There are, however, a couple of popular activities that are limited to the Zambian side of the falls, the first of which is a trip to Livingstone Island. Livingstone Island sits on the lip of Victoria Falls and is the spot where Dr David Livingsone first laid eyes on the falls – an experience he famously described as “scenes so lovely must have been gazed upon by angels in their flight”.

The Devil's Pool
Swimming in the Devil’s Pool, on the Zambian side of the Falls.

The view from the island is fantastic, but to really live life on the edge – take a dip in the Devil’s Pool! Leaping into the river at the top of one of the world’s most powerful waterfalls might sound like a crazy idea, however, swimmers are prevented from tumbling over the edge by a low rocky ledge called the Devil’s Armchair. Just make sure you follow the rules and go with a registered guide during dry season (around September to December). Once again, the Devil’s Pool is only accessible from the Zambian side of the falls.

One thing that is better in Zimbabwe is the game viewing. While Victoria Falls is not really a safari destination per se, it is highly unlikely that you won’t see at least some wildlife: monkeys play in the trees, warthogs graze the hotel lawns and river cruises take you past open-mouthed hippo and elephant at the water’s edge. But for game drives the Zambezi National Park in Zimbabwe offers better sightings than the Mosi-oa-Tunya Reserve in Zambia – especially in the dry season when along with elephant, buffalo and giraffe you’ve got a good chance of seeing lion and even leopard too!

Matetsi Private Game Reserve
Game viewing in Matetsi Private Game Reserve.

Of course if you have a bit of time then you can go on a day trip to Chobe (available from either Zambia or Zimbabwe). Game viewing in the Chobe National Park is famously good but you’ll also be competing with far more vehicles and other people than in the on-your-doorstep Zambezi National Park.

Markets, Restaurants & Cafes

With Victoria Falls Town right there, Zimbabwe is the better choice for souvenir shopping. There’s a large outdoor market with rows upon rows of intricate wooden carvings, salad bowls and soapstone animals of all shapes and sizes. If you find markets exhausting; try the “Elephant’s Walk Shopping and Artist’s Village” which has boutique stores selling high quality jewelry, sculptures, clothing and leather goods – prices are fixed, so no haggling or swapping a wooden hippo for your grubby t-shirt.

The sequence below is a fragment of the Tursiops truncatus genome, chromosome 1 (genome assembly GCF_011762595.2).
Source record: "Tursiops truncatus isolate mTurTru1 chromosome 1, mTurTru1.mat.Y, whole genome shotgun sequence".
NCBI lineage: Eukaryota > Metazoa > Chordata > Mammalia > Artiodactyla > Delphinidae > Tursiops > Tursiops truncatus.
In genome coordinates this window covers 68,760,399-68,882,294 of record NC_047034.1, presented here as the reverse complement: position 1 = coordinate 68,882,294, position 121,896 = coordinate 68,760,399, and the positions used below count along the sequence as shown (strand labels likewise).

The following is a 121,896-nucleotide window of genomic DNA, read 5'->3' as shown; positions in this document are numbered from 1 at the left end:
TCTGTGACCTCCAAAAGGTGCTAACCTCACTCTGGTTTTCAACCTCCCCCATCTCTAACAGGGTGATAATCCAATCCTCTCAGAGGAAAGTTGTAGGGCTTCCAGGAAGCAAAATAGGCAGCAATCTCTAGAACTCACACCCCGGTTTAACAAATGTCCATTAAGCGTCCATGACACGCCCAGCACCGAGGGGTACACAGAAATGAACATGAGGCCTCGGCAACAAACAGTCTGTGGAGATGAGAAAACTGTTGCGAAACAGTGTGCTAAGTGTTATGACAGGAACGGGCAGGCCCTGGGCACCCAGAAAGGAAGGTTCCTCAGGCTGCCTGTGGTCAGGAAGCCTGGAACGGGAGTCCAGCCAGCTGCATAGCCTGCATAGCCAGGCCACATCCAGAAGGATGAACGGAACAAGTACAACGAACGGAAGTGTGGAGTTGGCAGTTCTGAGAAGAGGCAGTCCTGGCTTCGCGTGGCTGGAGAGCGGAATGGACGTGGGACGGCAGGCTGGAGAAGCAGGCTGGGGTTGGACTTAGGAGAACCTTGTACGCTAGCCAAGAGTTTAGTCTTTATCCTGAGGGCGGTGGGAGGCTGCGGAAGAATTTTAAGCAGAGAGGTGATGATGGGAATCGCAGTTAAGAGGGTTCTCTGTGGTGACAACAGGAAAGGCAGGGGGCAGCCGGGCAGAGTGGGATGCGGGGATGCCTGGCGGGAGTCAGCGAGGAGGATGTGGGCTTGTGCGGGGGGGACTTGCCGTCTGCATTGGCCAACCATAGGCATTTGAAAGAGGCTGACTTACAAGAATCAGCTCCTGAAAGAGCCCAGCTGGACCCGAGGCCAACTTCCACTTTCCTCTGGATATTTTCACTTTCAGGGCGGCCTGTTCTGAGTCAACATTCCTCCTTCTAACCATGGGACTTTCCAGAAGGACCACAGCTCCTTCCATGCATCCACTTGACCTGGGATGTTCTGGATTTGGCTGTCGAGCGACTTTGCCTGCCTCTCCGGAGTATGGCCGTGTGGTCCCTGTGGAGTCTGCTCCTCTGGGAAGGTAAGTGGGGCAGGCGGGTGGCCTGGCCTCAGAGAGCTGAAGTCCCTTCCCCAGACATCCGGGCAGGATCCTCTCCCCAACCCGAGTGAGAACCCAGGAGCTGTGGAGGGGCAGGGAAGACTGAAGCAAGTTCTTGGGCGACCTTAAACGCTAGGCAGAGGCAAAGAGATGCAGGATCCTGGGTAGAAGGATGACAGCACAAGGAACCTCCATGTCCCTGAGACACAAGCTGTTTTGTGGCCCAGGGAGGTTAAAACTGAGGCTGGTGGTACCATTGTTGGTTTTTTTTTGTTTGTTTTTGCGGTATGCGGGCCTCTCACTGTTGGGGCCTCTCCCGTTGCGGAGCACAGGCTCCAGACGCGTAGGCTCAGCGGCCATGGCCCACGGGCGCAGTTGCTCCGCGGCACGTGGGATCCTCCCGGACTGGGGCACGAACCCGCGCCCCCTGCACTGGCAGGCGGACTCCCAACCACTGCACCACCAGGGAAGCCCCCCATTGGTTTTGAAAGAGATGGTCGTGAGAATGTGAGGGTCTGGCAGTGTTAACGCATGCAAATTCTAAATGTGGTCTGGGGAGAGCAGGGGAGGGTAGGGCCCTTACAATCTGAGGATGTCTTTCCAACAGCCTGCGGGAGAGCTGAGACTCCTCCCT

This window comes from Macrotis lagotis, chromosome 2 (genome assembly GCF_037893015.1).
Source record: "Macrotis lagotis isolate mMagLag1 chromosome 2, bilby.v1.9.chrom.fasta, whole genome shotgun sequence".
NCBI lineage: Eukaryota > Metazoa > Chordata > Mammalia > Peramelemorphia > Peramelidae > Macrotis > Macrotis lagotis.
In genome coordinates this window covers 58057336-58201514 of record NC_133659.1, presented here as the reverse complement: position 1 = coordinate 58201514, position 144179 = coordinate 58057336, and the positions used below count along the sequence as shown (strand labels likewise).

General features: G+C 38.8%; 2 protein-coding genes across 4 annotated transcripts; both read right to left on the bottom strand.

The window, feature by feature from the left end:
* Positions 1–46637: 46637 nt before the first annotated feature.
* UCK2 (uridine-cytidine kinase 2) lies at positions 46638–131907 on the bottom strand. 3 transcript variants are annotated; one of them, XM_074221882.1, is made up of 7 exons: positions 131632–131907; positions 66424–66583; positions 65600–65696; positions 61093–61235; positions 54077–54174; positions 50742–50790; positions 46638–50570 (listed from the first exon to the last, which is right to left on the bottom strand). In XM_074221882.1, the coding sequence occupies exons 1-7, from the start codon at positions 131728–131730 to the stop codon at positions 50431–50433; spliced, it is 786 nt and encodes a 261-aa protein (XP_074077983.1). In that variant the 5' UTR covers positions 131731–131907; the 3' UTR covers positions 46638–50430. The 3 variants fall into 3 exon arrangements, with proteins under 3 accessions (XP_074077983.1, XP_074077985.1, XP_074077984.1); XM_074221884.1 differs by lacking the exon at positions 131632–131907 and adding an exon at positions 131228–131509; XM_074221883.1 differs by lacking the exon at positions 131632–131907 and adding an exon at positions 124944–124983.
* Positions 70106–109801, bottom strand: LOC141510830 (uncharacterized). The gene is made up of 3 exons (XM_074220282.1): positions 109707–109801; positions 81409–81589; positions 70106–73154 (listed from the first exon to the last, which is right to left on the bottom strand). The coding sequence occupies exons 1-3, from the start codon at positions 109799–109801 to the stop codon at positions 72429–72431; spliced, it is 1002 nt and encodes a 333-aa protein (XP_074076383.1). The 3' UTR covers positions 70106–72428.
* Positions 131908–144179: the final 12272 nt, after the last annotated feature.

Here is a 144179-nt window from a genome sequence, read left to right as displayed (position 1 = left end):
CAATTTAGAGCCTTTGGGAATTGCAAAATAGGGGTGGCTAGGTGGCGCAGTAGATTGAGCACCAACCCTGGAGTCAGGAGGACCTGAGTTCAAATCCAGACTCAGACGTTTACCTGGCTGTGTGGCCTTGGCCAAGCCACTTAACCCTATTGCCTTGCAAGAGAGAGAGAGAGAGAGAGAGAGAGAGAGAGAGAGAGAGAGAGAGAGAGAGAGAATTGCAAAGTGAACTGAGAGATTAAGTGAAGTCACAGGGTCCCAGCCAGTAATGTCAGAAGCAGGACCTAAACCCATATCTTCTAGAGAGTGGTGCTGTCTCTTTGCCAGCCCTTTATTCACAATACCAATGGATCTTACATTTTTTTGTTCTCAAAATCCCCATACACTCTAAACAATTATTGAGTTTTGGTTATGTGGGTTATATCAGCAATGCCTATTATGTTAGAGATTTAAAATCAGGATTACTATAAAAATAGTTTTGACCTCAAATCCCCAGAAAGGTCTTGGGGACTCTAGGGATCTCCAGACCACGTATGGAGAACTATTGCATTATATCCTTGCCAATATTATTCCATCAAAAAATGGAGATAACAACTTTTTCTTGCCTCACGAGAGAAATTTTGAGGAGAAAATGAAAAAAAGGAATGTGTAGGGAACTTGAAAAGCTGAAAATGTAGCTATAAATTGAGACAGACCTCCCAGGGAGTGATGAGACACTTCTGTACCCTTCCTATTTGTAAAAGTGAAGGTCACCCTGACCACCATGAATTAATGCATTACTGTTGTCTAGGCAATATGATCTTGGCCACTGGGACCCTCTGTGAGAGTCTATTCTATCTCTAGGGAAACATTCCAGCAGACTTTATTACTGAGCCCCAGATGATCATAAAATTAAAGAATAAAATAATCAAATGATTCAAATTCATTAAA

Zimbabwe - shopping
Bring extra cash for shopping at Elephant’s Walk Shopping and Artist’s Village (in Zimbabwe).

Zimbabwe definitely has the greater choice in dining options too. Sit down to afternoon tea and incredible views at the Victoria Falls Hotel, a dinner of kudu filet overlooking the waterhole at the Victoria Falls Safari Lodge, or take your pick from the cafes and restaurants around town. For a light snack there’s the Rainforest Café actually in Victoria Falls Park (try their cappuccino served with a shot of Amarula) and the lovely little Africa Café at Elephant’s Walk. For a fun night out try The Boma, Place of Eating – which is admittedly touristy but in no time you’ll find yourself banging away on a drum or heading back to the buffet to taste smoked crocodile.

There’s less choice in Zambia, but a couple of options really stand out. The first is sundowner drinks on the riverside deck at The Royal Livingstone – watching the sun set and light up the rising spray of Victoria Falls is a real holiday highlight. And the second is The Royal Livingstone Express: a fine dining experience on board a luxury train pulled by a steam locomotive that chugs through villages, and into the Mosi-o-Tunya National Park as sip champagne and look forward to your 5-course dinner.

The Royal Livingstone
The perfect spot for sundowners – the riverside deck at The Royal Livingstone (in Zambia).

So To Sum Up …

Zimbabwe:

  • Around two thirds of the falls including the Main Falls
  • Face-on views from the a footpath running parallel to the falls
  • Never dries up (even in the months of October and November)
  • Good game viewing at Zambezi National Park
  • Greater choice for shopping and dining out
  • The official currency is US Dollars
  • No yellow fever certificate required

Zambia:

  • Thrilling close up viewing on the Knife-Edge Bridge
  • A path down to the Boiling Pot at the bottom of the falls
  • Trip to Livingstone Island with a picnic (dry season only)
  • Swimming in the Devil’s Pool (dry season only)
  • Romantic riverside lodges
  • Drinks on the deck of The Royal Livingstone
  • Fine Dining on board The Livingstone Express steam train

Have you always wanted to see Victoria Falls? Get in touch with a Giltedge Africa Expert for safari planning and first-hand advice.